When we sit for too long, our glutes shut down. Luckily, everyday movement can strengthen them.
If you have a desk job, chances are you’re sitting down for most of the day. When you get up for a second (or third) cup of coffee, you might find that your tush is a little sore—that’s because when we sit, our glutes shut down.
Your glutes are made up of three different muscles (the maximus, the medius and the minimus) and together they are the largest muscle group in your body. The glutes are important—they help with balance and mobility, walking upstairs and uphill, carrying and lifting and keeping us upright. “They’re important to keep strong, especially as we age, especially as we try to prevent falls and stay as active as we can,” says Surabhi Veitch, a Toronto-based virtual physiotherapist and owner of the Passionate Physio.
With many of us working from home and living more sedentary lifestyles thanks to the pandemic, we aren’t using our glutes as often as we should. If you were an office worker before COVID, it’s likely that your day consisted of a lot more built-in movement: you might’ve walked to and from work; maybe you climbed the stairs in your apartment building whenever you went out; you most definitely stood around more, waiting for buses or coffees or your table at a restaurant. That loss of daily movement “has really contributed to deconditioning and the glutes have atrophied,” says Veitch. “When we start losing muscle mass like that, especially as we age, it’s really challenging to get that muscle back. We have to be really intentional about strengthening those muscles.”
Luckily, many of the things we do every day work our glutes. If you want to strengthen them, start by repeating, and adding difficulty to, some of the movements you do daily. Veitch suggests squats, which we do without thinking whenever we stand up from a seated position. Try adding in extra squats by doing 10 or 15 every time you sit down for a meal—sit down onto your chair, stand back up and repeat. “Just go down to chair height,” Veitch says. To add difficulty, you can go lower, like onto a stool or an ottoman, or try without a chair. Ideally, you would want to be able to get all the way down to the floor. One of the things Veitch works on with her elderly clients is getting down to the floor and then back up.
(Related: 4 Stretches to Improve Range of Motion as You Age)
Another daily action you can leverage for glute strength is step-ups, and all you need is a set of stairs. While the gluteus maximus helps with moving forward and climbing upwards, the gluteus medius and minimus help with hip stability and balance. To work those particular muscles, go up the stairs sideways. Strengthening gluteus medius and minimus “prevents strain on the knee and lower back, and keeps our hips more level,” Veitch says.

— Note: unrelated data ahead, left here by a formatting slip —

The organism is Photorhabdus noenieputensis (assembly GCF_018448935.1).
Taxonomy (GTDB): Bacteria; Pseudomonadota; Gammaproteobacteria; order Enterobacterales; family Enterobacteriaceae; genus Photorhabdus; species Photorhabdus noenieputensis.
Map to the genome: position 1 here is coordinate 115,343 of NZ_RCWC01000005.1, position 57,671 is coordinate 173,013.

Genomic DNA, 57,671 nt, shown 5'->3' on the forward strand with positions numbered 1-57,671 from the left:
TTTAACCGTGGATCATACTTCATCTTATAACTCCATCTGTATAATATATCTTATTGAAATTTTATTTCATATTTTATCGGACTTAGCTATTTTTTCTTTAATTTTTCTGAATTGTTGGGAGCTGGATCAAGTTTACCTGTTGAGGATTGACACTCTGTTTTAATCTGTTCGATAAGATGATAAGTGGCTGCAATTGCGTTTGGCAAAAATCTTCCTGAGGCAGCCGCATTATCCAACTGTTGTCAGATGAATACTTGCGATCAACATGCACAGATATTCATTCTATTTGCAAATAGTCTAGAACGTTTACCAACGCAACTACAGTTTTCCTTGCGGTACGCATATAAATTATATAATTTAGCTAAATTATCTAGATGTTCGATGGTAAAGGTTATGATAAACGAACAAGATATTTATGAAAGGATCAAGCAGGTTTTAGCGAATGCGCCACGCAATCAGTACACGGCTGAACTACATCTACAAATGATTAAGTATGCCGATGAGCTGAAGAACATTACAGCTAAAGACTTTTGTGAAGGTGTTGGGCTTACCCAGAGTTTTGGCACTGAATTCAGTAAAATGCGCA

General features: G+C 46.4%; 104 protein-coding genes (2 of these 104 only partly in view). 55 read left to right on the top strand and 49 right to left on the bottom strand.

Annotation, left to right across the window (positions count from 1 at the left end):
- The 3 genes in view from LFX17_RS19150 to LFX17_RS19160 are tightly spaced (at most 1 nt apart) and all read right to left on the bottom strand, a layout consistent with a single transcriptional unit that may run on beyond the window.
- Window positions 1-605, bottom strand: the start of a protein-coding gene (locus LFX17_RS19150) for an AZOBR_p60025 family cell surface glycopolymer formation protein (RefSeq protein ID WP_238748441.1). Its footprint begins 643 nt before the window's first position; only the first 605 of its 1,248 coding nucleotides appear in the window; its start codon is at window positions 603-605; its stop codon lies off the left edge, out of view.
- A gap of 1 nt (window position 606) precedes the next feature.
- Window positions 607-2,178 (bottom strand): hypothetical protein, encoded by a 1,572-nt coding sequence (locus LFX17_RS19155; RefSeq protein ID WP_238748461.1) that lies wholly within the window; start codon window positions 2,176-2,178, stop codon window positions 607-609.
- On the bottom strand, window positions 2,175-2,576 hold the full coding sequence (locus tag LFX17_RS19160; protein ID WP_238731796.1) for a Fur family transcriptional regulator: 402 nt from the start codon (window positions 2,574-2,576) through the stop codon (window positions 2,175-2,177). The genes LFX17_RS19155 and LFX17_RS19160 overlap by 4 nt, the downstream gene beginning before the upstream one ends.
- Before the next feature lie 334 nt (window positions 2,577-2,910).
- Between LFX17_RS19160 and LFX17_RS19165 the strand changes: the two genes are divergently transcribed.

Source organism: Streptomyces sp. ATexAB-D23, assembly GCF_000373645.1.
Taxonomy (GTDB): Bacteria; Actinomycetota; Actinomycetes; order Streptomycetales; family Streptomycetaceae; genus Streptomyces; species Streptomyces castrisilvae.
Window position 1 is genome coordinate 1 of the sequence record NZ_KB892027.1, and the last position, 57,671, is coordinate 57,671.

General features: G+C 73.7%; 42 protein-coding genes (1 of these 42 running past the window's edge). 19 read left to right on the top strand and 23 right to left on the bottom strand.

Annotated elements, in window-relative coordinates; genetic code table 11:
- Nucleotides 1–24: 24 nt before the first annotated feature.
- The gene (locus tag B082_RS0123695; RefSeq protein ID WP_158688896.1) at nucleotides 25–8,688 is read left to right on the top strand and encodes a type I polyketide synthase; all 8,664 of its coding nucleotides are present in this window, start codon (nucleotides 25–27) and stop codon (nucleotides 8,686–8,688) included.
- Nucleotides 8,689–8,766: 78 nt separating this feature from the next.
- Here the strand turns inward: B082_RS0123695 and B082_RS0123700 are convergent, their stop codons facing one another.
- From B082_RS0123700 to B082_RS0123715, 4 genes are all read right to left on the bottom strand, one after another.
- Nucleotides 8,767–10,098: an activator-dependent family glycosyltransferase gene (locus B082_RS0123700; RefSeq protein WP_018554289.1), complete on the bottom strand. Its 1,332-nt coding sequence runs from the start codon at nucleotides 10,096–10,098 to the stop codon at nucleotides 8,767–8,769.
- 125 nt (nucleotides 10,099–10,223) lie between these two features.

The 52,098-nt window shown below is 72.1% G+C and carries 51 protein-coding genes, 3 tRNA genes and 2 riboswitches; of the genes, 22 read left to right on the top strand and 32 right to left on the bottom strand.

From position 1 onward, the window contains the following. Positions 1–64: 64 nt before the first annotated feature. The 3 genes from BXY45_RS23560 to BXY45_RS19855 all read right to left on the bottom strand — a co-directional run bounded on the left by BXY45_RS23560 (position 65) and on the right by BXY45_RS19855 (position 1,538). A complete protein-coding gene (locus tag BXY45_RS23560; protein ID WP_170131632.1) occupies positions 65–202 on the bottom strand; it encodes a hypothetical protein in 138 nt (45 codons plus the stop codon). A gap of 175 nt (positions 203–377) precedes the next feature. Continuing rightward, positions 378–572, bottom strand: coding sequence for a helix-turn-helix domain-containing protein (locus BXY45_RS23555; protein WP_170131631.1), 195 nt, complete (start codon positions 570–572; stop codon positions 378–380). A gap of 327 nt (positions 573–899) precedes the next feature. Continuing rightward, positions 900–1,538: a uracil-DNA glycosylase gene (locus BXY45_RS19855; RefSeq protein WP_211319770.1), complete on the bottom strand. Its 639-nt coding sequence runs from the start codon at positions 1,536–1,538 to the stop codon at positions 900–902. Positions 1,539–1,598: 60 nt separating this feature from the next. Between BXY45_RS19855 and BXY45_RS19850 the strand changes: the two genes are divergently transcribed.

Dead lifts, which are commonly done at the gym with dumbbells, are another functional workout you can add to your daily routine. Like squats and step-ups, you’re likely doing dead lifts all the time without even noticing. “When you drop something in the kitchen, you’re most likely going to dead lift to pick it up,” says Veitch. “The problem is that most people just stand with their legs straight and bend from their back.” When you get into the habit of bending from the back while picking things up, you’re not training the glute muscles you need to lift with and you may be more likely to strain (or worse, injure) your lower back.
Aside from strengthening your glutes, stretching them after a day of sitting is hugely important. Tight glutes can lead to discomfort throughout your body, including lower back pain, pelvic pain and a feeling of tightness in the hips and hamstrings. Plus, releasing glute tightness may help with flexibility and range of motion, and reduce your risk of injury. “Sometimes, when your muscles are tight, other muscles may compensate,” says Ivana Sy, a kinesiologist and physiotherapy student. This can lead to muscle imbalances or compensation patterns, like lifting with the lower back instead of with the core or glutes, which can lead to injuries. To stretch one area of your glutes, Sy recommends doing a simple seated piriformis stretch, which is often also called a seated figure-four stretch. Or try rolling out the glutes with a foam roller or lacrosse ball to get all the muscles in one session.
“If we start to integrate these movement patterns—these ‘exercises’—into our day, we’re getting more movement in without even having to set aside time,” Veitch says. So even if you’re tied to your desk or home, repeating motions you already do or working in more opportunities for movement, like taking a few laps up and down the stairs while going down to the kitchen for a snack, can have an outsized impact on your glute strength and flexibility. Ultimately, having buns of steel leads to better balance, mobility and overall physical health.
Try these glute exercises
Image: Meaghan Wray
This move is exactly as it sounds! Find a set of stairs anywhere and ascend. To level up, go two (or three!) steps at a time. To add some variety (and to work your side glutes), walk upstairs sideways. You can also do step-ups on a curb or with a stepstool.
Image: Meaghan Wray
Start with your knees slightly bent. Hinge at your hips and send them straight back as you bend over, keeping your back long—you should feel tension in your hamstrings and the back of your thighs. Stand back up and repeat. You can do this with a set of dumbbells, a jug of laundry detergent or bag or rice.
Image: Meaghan Wray
Start in an upright seated position at the edge of a chair with feet planted on the ground. Lift one ankle and rest it on your other leg, just above the knee, to create a “4” shape with your legs. Keep the lifted ankle flexed (toes pulling toward the shin). To create a stretch, gently press down on the lifted knee. Switch sides.
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